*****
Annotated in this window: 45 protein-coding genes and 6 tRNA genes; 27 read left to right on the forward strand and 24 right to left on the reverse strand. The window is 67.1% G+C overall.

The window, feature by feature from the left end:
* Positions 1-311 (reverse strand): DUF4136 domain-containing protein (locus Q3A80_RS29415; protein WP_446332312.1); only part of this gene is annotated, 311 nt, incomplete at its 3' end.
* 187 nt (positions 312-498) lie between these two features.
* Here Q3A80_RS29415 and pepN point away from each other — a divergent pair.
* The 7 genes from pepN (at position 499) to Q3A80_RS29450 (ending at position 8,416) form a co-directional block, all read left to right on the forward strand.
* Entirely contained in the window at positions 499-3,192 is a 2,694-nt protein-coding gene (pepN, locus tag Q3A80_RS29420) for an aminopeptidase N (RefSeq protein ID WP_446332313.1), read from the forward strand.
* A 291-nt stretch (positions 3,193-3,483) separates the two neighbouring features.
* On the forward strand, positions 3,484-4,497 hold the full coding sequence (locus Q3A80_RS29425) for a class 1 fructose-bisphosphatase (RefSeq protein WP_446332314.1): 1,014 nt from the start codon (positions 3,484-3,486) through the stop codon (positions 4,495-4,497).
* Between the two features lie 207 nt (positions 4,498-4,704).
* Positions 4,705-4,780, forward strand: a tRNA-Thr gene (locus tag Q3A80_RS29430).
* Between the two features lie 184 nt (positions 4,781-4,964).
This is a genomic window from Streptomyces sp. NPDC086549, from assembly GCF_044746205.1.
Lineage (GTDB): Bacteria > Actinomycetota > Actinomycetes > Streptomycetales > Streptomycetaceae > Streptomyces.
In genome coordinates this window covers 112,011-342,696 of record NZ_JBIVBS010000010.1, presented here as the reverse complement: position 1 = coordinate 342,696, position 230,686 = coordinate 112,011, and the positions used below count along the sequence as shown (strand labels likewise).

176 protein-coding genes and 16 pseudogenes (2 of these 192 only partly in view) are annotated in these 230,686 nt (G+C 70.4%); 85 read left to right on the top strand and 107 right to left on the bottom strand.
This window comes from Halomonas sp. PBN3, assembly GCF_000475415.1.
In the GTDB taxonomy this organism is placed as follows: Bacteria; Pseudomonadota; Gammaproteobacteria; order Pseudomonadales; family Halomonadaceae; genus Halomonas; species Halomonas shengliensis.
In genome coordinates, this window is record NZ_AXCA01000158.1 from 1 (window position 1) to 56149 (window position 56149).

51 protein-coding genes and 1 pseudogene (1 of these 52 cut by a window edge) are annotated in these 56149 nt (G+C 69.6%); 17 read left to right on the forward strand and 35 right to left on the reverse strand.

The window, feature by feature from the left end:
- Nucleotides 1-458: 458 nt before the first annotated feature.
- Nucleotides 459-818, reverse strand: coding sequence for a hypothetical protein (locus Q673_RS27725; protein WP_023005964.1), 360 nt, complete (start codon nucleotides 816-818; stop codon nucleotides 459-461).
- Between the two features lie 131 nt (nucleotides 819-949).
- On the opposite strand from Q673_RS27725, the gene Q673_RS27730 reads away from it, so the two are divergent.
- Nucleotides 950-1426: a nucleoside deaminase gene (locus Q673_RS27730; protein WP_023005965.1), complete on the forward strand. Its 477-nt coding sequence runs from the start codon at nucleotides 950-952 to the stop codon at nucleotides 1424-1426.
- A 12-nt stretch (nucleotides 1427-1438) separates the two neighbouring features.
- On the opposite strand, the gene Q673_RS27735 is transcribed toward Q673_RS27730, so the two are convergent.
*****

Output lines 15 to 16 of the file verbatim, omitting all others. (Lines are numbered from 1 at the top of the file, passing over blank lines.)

In genome coordinates this window covers 112,011-342,696 of record NZ_JBIVBS010000010.1, presented here as the reverse complement: position 1 = coordinate 342,696, position 230,686 = coordinate 112,011, and the positions used below count along the sequence as shown (strand labels likewise).

176 protein-coding genes and 16 pseudogenes (2 of these 192 only partly in view) are annotated in these 230,686 nt (G+C 70.4%); 85 read left to right on the top strand and 107 right to left on the bottom strand.